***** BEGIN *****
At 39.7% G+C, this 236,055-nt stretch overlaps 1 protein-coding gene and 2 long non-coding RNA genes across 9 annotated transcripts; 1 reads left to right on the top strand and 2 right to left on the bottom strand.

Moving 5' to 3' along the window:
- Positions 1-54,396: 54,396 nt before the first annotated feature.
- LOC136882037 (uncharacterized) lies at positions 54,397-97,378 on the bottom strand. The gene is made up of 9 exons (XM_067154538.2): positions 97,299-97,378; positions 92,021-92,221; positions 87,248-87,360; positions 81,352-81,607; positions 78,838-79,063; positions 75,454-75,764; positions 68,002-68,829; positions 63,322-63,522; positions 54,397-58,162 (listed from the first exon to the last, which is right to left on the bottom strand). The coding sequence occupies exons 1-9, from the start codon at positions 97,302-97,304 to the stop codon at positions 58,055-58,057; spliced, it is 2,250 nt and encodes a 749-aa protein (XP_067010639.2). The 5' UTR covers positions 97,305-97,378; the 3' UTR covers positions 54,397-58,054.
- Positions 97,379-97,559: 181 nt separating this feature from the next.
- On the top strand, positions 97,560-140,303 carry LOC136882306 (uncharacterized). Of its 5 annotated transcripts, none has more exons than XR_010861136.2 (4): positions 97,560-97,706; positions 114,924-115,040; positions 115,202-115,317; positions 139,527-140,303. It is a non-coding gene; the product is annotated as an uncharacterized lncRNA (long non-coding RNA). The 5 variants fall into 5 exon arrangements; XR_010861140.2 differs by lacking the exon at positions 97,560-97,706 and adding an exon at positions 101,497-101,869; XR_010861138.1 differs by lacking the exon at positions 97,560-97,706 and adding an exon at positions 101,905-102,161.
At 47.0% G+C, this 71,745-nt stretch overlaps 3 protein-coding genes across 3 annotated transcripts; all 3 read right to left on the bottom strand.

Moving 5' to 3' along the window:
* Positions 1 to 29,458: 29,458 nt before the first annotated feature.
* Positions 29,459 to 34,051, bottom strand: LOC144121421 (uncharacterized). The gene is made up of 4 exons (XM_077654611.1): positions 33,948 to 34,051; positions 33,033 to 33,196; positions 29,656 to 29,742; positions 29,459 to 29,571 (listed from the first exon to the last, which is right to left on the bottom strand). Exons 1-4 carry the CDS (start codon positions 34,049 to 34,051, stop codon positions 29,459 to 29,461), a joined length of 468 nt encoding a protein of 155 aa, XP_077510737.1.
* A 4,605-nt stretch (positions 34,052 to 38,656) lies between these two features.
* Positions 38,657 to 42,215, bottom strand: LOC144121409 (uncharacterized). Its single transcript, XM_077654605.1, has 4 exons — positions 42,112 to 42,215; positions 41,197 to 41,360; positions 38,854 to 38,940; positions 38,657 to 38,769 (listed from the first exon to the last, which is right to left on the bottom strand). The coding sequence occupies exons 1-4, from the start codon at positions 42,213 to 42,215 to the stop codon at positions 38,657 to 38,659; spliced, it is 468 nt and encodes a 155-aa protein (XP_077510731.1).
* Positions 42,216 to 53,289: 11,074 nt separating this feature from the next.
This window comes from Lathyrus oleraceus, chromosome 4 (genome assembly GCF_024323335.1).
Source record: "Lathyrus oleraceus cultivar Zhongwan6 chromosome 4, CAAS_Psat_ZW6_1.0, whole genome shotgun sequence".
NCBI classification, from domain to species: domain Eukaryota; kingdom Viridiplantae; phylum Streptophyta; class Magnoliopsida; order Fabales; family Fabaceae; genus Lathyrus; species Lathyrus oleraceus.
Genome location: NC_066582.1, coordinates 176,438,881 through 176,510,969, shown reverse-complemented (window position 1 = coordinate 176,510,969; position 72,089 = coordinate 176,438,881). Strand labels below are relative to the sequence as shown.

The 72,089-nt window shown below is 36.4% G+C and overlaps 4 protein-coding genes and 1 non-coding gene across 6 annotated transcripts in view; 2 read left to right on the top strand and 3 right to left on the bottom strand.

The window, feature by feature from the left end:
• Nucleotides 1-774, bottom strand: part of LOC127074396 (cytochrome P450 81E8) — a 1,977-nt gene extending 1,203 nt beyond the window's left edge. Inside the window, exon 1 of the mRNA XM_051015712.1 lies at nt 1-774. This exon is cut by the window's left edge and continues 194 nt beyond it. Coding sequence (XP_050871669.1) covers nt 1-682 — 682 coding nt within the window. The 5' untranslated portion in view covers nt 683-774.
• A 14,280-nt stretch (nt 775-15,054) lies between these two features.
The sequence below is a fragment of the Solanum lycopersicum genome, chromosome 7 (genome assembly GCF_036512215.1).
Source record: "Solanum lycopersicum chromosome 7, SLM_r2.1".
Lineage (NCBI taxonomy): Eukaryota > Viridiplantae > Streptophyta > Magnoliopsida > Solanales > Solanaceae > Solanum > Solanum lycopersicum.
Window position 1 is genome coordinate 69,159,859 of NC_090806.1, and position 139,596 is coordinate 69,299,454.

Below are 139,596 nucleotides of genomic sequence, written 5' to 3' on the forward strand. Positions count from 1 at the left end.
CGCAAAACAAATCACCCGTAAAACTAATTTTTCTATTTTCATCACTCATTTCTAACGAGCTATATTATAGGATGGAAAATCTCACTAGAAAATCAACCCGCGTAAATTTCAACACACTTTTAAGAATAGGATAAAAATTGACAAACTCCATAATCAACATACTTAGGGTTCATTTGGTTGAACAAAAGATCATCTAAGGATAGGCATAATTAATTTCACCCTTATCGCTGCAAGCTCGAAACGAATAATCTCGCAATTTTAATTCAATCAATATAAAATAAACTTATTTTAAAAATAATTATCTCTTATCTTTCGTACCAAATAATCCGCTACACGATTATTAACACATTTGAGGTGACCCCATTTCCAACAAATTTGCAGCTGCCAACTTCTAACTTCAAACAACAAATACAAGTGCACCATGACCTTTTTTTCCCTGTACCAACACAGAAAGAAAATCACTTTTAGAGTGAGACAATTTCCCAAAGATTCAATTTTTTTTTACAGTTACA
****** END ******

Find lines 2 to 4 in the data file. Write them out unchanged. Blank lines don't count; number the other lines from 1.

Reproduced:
Moving 5' to 3' along the window:
- Positions 1-54,396: 54,396 nt before the first annotated feature.
- LOC136882037 (uncharacterized) lies at positions 54,397-97,378 on the bottom strand. The gene is made up of 9 exons (XM_067154538.2): positions 97,299-97,378; positions 92,021-92,221; positions 87,248-87,360; positions 81,352-81,607; positions 78,838-79,063; positions 75,454-75,764; positions 68,002-68,829; positions 63,322-63,522; positions 54,397-58,162 (listed from the first exon to the last, which is right to left on the bottom strand). The coding sequence occupies exons 1-9, from the start codon at positions 97,302-97,304 to the stop codon at positions 58,055-58,057; spliced, it is 2,250 nt and encodes a 749-aa protein (XP_067010639.2). The 5' UTR covers positions 97,305-97,378; the 3' UTR covers positions 54,397-58,054.